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How Will Trump Change Nutrition Assistance Programs?

Monday, January 09, 2017 By s.e. smith, Care2 | News Analysis
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(Photo: Unsplash; Edited: LW / TO)(Photo: Unsplash; Edited: LW / TO)

As the government transitions, many advocates are concerned about the future of benefits like the Supplemental Nutrition Assistance Program -- SNAP, formerly known as "food stamps" -- under a Republican-dominated Congress and White House.

Given that conservatives have historically been hostile to government benefits programs, pushing to curtail or eliminate them, those are some valid concerns. The implications of a conservative government for entitlement programs could be huge. Even when these initiatives are administered by state governments, they take cues and set policy under federal guidance.

The White House itself doesn't establish the policies that govern the distribution of nutrition assistance, but it has tremendous influence on Congress, which does. Currently, SNAP is bound up in the annual Farm Bill, a massive, labyrinthine document that covers a range of agriculture and nutrition issues. The bill will be up for renewal in 2018.

The president-elect has historically indicated that he believes benefits programs are rife with fraud and demanded reform. Meanwhile, the party platform called for decoupling SNAP from the Farm Bill.

For the record, the USDA indicates that SNAP fraud is extremely low and much of the blame lies on retailers, not recipients.

While the Farm Bill is written in Congress, internal documents indicate the White House wants to take a more active role -- and you can bet SNAP will be on the table. If cut, the program will be even more vulnerable to defunding.

Trump, like other Republicans, also supports cutting government spending.

Under the Obama Administration, investment in anti-poverty programs like SNAP went up, and Congress may be interested in reducing their funding to cut costs. While the president-elect won't be the one in charge of that change, Trump's campaign promises to pressure Congress and make good on his pledge to eliminate government waste. Similarly, many Republicans in Congress campaigned for their seats with promises that they would reduce spending on entitlement programs, so they feel they have a mandate from constituents.

Though the president-elect hadn't selected a candidate for Secretary of Agriculture as of late Thursday, that, too, could influence the future of nutrition assistance. This includes not just SNAP, but also programs like free and reduced lunch in schools along with Women, Infants, Children (WIC) and a host of other benefit programs designed to keep America fed.

An Agriculture secretary hostile to such benefits programs could create an agency-wide mandate for cuts and eligibility changes that might make it harder for hungry people to get the support they need.

But there's another reason to be worried.

As ThinkProgress reports, individual states set out their own requirements for nutrition assistance programs, and many emboldened legislators and governors are taking the Republican sweep of federal government as a mandate. They hope to restrict the types of items that people can purchase on benefits, a kind of "poverty policing" that's popular because it allows politicians to claim they're taking a tough-on-spending stance.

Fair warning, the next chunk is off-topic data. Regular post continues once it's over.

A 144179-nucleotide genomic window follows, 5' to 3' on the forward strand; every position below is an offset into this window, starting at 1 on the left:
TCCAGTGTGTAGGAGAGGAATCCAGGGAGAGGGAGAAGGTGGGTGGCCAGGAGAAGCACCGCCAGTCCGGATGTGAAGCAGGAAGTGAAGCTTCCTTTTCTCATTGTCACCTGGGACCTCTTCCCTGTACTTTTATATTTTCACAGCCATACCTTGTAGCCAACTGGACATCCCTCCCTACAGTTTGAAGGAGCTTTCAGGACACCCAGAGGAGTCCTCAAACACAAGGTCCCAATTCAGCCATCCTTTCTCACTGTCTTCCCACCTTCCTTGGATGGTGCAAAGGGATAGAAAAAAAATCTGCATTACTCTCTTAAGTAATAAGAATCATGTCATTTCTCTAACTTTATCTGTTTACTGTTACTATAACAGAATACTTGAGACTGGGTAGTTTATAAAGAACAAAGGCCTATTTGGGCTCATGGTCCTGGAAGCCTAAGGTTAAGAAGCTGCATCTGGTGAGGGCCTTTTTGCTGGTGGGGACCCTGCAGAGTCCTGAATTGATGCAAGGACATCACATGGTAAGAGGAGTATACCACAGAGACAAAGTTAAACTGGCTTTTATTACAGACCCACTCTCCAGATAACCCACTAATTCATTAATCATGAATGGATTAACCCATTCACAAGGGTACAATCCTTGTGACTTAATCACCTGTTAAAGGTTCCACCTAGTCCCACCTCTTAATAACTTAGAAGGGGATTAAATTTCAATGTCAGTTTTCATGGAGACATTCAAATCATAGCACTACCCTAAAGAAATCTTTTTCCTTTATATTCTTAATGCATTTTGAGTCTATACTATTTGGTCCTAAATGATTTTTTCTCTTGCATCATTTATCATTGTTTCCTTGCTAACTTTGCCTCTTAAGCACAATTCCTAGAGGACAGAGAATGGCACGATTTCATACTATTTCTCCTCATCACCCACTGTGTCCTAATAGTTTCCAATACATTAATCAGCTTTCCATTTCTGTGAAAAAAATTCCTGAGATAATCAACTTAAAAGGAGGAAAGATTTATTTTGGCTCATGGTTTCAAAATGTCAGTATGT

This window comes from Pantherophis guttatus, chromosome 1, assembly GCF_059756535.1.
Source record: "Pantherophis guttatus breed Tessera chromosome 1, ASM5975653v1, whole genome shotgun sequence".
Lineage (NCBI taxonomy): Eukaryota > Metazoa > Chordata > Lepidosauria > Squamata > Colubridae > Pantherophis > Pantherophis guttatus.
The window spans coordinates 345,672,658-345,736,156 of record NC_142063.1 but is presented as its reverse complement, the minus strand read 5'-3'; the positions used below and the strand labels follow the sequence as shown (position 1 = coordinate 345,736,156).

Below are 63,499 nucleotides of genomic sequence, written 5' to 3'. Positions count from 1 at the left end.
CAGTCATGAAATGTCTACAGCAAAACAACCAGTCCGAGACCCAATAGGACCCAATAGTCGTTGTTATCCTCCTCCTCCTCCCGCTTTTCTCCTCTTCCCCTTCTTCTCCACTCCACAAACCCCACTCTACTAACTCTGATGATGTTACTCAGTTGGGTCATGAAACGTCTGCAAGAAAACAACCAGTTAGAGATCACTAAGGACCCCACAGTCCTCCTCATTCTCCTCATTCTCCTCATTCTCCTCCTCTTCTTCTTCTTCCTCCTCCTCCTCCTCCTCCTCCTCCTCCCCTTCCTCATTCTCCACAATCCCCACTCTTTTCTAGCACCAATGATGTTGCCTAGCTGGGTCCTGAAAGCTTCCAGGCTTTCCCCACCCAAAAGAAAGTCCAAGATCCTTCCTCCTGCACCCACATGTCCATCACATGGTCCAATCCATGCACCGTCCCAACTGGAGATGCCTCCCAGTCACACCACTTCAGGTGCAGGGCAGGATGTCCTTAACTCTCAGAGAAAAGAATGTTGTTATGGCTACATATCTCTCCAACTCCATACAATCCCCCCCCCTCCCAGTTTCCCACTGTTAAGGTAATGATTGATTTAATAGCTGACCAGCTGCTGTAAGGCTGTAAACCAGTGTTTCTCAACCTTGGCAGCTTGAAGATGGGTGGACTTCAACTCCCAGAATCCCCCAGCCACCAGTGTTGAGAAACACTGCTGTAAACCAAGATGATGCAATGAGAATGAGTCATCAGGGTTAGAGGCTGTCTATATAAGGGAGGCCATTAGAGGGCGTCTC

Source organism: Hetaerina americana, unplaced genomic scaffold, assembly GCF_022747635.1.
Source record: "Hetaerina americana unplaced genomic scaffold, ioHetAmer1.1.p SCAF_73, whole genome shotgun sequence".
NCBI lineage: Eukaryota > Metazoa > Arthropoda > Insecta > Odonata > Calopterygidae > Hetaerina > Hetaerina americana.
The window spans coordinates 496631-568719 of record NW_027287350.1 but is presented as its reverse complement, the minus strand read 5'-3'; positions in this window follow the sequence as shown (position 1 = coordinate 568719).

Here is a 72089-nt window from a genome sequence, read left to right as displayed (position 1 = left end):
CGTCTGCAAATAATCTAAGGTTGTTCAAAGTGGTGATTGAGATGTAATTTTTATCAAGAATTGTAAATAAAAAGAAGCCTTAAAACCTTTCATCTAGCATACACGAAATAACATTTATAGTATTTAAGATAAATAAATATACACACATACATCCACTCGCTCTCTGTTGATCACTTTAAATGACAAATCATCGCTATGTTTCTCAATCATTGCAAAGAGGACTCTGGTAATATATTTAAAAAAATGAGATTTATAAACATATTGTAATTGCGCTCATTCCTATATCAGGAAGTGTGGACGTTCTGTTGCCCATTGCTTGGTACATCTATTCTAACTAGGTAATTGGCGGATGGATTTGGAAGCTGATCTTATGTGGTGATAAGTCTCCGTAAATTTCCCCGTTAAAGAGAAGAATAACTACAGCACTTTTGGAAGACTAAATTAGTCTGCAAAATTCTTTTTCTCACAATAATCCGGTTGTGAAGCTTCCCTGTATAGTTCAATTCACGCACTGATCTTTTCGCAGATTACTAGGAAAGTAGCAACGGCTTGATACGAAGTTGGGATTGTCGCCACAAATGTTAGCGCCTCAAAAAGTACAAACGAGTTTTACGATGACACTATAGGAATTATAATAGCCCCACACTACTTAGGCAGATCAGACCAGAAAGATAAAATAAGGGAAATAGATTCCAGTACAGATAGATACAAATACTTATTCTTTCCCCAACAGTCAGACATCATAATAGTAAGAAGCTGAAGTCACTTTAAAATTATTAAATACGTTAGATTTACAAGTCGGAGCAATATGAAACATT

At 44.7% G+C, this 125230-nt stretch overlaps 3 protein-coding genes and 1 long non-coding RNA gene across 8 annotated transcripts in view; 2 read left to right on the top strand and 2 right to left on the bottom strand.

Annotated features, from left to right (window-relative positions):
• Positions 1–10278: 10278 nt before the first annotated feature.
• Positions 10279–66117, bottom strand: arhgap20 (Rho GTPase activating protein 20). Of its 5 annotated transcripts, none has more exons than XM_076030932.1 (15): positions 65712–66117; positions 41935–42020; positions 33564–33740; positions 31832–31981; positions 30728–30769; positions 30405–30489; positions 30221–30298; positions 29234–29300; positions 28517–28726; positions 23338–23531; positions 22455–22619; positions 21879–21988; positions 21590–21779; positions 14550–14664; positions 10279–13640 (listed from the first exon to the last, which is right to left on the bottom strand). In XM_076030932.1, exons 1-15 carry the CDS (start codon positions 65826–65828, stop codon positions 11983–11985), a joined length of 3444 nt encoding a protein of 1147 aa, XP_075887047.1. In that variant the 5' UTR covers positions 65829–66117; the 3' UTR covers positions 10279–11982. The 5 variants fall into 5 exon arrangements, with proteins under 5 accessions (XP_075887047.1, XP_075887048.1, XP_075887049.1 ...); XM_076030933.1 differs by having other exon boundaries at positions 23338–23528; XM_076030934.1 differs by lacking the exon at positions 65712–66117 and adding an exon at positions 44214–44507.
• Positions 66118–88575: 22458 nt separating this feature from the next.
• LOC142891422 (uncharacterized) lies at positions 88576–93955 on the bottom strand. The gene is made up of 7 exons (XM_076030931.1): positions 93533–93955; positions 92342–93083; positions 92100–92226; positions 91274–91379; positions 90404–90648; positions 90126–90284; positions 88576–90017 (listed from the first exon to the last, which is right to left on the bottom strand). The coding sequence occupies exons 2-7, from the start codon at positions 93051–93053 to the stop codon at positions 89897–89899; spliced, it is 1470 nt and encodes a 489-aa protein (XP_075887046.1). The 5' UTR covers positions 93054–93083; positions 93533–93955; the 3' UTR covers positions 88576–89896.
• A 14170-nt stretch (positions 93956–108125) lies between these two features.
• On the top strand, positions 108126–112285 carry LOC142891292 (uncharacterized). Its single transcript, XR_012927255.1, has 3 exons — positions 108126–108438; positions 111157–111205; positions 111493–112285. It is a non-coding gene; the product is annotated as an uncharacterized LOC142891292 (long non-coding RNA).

For benefits recipients, however, the changes can be humiliating and create problems with accessing necessary nutrition, especially in food deserts. For people with complex food needs and allergies, some banned "luxury items" are actually quite necessary for their survival. For instance, it can be tough to purchase gluten-free or dairy-free goods when restrictions become arcane.

The person who approves these "waivers" to the federal standards? The Secretary of Agriculture.

Fortunately, many of these proposals are actually costly and impractical, making them ill-advised from a technical standpoint. However, if moral outrage about "waste" becomes the rule of the day at the USDA, conservative states might have better luck pushing bizarre restrictions through, creating a nightmare for shoppers, as well as stores that accept SNAP and other nutrition benefits.

This piece was reprinted by Truthout with permission or license. It may not be reproduced in any form without permission or license from the source.

s.e. smith

s.e. smith is a writer, agitator and commentator based in Northern California, with a journalistic focus on social issues, particularly gender, prison reform, disability rights, environmental justice, queerness, class and the intersections thereof, with a special interest in rural subjects.

smith delights in amplifying the voices of those who are often silenced and challenging dominant ideas about justice, equality and liberation. International publication credits include work for the Sydney Morning Herald, the Guardian and AlterNet, among many other news outlets and magazines.

Keep up with s.e. smith on Facebook. Follow s.e. smith on Twitter: @realsesmith.